The toddler stage is characterised by mood changes, temper tantrums and use of the word ‘no’. This behaviour, according to Dr Winifred Kisitu, a child development expert, is a normal stage of development.
“At around two years, children have an enormous explosion of brain development which comes with increased independence and personal preferences. However, they still have a limited understanding of what is going on around them and are challenged yet equally confused; leaving them frustrated or frightened,” Dr Kisitu explains.
It takes time
Kisitu adds that while children are ‘eager students’, learning will take some time to sink in. Therefore, as their main teachers, adults ought to reinforce boundaries with consistency, patience, and compassion.
While it is almost unavoidable to react when toddlers continually repeat the same misbehaviour, it is important that adults fight the urge to yell because their tone will either make the children more upset or rebellious.
She observers that toddlers are natural attention seekers who thrive off a reaction. However, to avoid this behaviour from thriving, parents ought to stay calm and neutral. Setting boundaries and being consistent in reinforcing them is especially important for toddlers for they learn right from wrong by constantly being reminded of the unwanted behaviour.
“If the dining table was off-limits yesterday, it should be off-limits today and parents need not worry about repeating themselves. “
Use simple language
Toddlers may need to hear something repeatedly before they get the message. Give a firm ‘no’ (making eye contact and getting on the child’s height level, by sitting or kneeling down) with a quick explanation such as ‘do not climb on to the table, you could get hurt’ and then redirect the child to a more desirable activity,” she advises.
The shorter and simpler the language used, the better. And because toddlers have short attention spans, they will be happy to move on.
Ms Mary Gilda Butamanya, a mother and counsellor at Daughters of Mary Training and Counselling Services adds that the way you communicate with children makes a difference. A touch is very vital at this stage. Those who are shown love, easily respond while those that are neglected or over punished develop rebellious tendencies.
“How you show them matters a lot. Traditionally, we use a slap, but it does not have to be the kind that invokes a cry.”
Reward good bahaviour
That is inasmuch as punishment helps them understand that when one does wrong, there is a repercussion. Withholding something from a child say, TV time is message enough for them to understand that what they did was not pleasing to you,” she explains.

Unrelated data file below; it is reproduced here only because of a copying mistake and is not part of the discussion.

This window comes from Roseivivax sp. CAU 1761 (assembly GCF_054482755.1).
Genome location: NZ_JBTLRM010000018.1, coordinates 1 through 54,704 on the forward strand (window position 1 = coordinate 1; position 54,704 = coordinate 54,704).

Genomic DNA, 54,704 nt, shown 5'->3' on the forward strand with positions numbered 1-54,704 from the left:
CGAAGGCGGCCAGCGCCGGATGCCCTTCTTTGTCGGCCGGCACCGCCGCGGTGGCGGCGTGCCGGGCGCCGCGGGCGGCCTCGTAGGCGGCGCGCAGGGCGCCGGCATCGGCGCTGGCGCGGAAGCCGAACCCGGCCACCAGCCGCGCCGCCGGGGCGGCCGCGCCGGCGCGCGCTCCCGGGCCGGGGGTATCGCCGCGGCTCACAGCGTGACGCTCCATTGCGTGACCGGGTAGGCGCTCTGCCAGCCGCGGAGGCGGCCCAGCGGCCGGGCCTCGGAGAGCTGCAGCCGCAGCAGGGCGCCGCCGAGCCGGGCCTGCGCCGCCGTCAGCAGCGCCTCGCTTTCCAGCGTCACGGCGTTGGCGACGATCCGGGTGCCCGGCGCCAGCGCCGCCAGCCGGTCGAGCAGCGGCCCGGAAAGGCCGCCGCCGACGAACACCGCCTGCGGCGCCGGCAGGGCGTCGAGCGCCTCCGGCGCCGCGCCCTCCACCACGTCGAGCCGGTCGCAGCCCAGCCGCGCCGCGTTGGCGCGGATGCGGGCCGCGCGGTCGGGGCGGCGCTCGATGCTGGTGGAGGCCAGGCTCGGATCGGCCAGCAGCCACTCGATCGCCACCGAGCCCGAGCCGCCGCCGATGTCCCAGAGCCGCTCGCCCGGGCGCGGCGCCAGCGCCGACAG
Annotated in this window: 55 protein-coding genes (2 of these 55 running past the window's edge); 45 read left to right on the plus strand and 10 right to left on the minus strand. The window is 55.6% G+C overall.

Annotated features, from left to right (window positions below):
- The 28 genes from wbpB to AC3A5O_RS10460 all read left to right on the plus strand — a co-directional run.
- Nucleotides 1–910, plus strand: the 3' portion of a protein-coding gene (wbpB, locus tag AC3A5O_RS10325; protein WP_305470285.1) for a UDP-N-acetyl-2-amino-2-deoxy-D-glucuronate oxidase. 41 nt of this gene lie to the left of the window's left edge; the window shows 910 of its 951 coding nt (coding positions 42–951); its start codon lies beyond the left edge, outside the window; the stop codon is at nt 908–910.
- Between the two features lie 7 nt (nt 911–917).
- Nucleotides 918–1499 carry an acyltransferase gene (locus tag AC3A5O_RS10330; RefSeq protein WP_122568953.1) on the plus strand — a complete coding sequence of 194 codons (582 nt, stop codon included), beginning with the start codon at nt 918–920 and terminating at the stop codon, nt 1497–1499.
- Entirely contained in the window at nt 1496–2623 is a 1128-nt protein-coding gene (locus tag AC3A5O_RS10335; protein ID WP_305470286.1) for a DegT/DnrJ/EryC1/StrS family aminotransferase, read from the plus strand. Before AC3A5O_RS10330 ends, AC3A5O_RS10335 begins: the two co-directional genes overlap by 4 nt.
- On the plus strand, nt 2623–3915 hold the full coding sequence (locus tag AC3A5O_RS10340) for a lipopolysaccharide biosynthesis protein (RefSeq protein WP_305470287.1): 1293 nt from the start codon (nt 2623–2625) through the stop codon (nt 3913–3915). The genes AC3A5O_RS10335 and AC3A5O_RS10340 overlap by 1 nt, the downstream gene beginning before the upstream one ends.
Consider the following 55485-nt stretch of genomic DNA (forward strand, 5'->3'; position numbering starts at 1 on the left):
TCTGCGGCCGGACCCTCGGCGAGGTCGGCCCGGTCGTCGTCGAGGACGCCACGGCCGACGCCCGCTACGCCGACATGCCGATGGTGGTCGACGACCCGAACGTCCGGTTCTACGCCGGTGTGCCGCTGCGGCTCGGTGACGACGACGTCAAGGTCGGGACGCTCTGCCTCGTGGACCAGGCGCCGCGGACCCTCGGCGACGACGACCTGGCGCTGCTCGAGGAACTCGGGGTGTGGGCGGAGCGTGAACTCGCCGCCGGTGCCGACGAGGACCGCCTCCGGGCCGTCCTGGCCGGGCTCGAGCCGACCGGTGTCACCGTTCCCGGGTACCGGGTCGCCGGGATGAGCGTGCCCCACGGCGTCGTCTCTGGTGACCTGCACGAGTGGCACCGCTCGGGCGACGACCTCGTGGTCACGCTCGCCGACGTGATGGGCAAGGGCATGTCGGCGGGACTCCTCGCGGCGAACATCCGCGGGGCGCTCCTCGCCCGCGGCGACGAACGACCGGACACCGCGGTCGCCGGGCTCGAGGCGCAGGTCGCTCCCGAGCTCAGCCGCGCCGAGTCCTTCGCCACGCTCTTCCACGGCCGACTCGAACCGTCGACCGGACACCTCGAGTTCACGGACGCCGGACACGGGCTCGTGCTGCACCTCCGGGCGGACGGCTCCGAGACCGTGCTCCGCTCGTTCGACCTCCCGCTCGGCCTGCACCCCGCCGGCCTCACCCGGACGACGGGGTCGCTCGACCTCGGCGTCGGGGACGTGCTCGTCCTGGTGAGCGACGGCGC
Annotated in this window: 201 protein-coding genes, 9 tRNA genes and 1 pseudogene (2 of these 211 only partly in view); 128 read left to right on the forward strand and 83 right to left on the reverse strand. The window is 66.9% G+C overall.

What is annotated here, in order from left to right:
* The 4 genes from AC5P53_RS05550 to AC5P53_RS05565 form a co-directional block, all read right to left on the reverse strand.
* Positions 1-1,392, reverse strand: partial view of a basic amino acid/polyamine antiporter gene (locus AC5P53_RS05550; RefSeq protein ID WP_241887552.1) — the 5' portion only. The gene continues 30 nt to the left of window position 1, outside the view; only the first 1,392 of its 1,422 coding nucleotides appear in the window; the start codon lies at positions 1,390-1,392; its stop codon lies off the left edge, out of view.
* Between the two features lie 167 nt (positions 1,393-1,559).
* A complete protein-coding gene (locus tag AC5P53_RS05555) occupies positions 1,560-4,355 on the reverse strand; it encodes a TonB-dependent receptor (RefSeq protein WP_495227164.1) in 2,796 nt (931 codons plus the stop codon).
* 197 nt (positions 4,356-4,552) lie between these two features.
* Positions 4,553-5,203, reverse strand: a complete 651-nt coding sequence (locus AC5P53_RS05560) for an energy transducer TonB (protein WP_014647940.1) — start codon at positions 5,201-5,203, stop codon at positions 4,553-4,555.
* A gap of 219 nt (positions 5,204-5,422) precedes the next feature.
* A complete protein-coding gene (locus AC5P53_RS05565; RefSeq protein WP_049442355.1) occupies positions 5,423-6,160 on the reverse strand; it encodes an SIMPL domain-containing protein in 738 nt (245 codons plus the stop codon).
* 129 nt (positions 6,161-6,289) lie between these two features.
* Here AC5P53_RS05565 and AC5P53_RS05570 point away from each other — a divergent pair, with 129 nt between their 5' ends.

That said, punishment and motivation is crucial in a child’s life but ought to be done in balance to raise a balanced child.
Butamanya advises that when they do something good, you ought to reward it. “That way, they will listen rather than rebel. However, when you only punish but never reward, they find no motivation to do good but rather avoid punishment. That is a sad way to raise a child,” Butamanya notes.
Dr Kisitu adds that parents also need to make it really possible for toddlers to do the right thing by avoiding ‘tempting’ situations.
“For example, do not put a table or fridge in an area that entices them to climb on top. Try to maximize their opportunities to play and explore but minimize their chances to get into trouble. If their world is cluttered with temptations, adults will spend a vast amount of time saying no or running after toddlers,” she adds.
Stick to schedule
Butamanya adds the need for order in their lives. For example, specific time for eating and sleeping. This brings order into their lives.
Continuing with the order, after a child has eaten, whether they are sleepy or not, put them to bed. They may cry but stick to it for in due time, they will adhere to the practice and fall in line.
Be a good example
Children learn more by seeing than when you talk to them; what you do is more important than words. If you need them to pick after themselves, yet you leave your up plate on the table after meals or throw your clothes about, they will just follow into your footsteps.
Butamanya says this shows that role modelling is very crucial in a child’s life. school may not be where you take them.
Everyone in the home, be it a relative, house help, should be exemplary if you need the child to listen when told something.
“The way you talk to them must also vary,” she adds. For example, if a child did wrong, the tone is rather unpleasant while when they do well, the tone is warm and happy. They are able to pick up on those things which some of us may take for granted.
Ms Mary Gilda Butamanya, also advocates for exposing them to areas that will help in grooming. Such places include Sunday school where they are taught a myriad of virtues through say, Bible stories.
Another area is the schools you take them to right from kindergarten level. For example, if you want your child to display cultural mannerisms, then an International. You have to be intentional in this.